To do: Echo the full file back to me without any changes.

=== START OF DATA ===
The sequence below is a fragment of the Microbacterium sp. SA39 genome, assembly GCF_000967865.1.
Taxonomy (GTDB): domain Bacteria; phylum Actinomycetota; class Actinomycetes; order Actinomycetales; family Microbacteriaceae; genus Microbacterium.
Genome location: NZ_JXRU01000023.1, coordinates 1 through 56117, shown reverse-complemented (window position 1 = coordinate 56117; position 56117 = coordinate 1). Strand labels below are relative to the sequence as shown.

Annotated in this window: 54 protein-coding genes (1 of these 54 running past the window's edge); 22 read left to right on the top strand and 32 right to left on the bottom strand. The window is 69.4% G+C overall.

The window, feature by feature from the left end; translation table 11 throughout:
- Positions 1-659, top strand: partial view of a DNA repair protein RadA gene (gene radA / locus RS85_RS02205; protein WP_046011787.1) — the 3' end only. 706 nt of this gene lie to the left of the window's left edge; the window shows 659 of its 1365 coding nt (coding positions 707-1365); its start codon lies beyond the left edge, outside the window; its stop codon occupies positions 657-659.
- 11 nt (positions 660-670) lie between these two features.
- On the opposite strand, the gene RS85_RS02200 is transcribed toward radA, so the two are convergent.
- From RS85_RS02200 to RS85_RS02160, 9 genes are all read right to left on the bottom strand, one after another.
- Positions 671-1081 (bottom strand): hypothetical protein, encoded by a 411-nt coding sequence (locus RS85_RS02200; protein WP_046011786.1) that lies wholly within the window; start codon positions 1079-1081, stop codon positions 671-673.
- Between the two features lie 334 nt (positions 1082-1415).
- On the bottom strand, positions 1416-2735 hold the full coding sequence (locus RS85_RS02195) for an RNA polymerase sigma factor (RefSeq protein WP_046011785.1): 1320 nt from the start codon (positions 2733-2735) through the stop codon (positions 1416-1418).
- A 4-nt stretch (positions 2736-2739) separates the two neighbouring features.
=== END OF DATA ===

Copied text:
The sequence below is a fragment of the Microbacterium sp. SA39 genome, assembly GCF_000967865.1.
Taxonomy (GTDB): domain Bacteria; phylum Actinomycetota; class Actinomycetes; order Actinomycetales; family Microbacteriaceae; genus Microbacterium.
Genome location: NZ_JXRU01000023.1, coordinates 1 through 56117, shown reverse-complemented (window position 1 = coordinate 56117; position 56117 = coordinate 1). Strand labels below are relative to the sequence as shown.

Annotated in this window: 54 protein-coding genes (1 of these 54 running past the window's edge); 22 read left to right on the top strand and 32 right to left on the bottom strand. The window is 69.4% G+C overall.

The window, feature by feature from the left end; translation table 11 throughout:
- Positions 1-659, top strand: partial view of a DNA repair protein RadA gene (gene radA / locus RS85_RS02205; protein WP_046011787.1) — the 3' end only. 706 nt of this gene lie to the left of the window's left edge; the window shows 659 of its 1365 coding nt (coding positions 707-1365); its start codon lies beyond the left edge, outside the window; its stop codon occupies positions 657-659.
- 11 nt (positions 660-670) lie between these two features.
- On the opposite strand, the gene RS85_RS02200 is transcribed toward radA, so the two are convergent.
- From RS85_RS02200 to RS85_RS02160, 9 genes are all read right to left on the bottom strand, one after another.
- Positions 671-1081 (bottom strand): hypothetical protein, encoded by a 411-nt coding sequence (locus RS85_RS02200; protein WP_046011786.1) that lies wholly within the window; start codon positions 1079-1081, stop codon positions 671-673.
- Between the two features lie 334 nt (positions 1082-1415).
- On the bottom strand, positions 1416-2735 hold the full coding sequence (locus RS85_RS02195) for an RNA polymerase sigma factor (RefSeq protein WP_046011785.1): 1320 nt from the start codon (positions 2733-2735) through the stop codon (positions 1416-1418).
- A 4-nt stretch (positions 2736-2739) separates the two neighbouring features.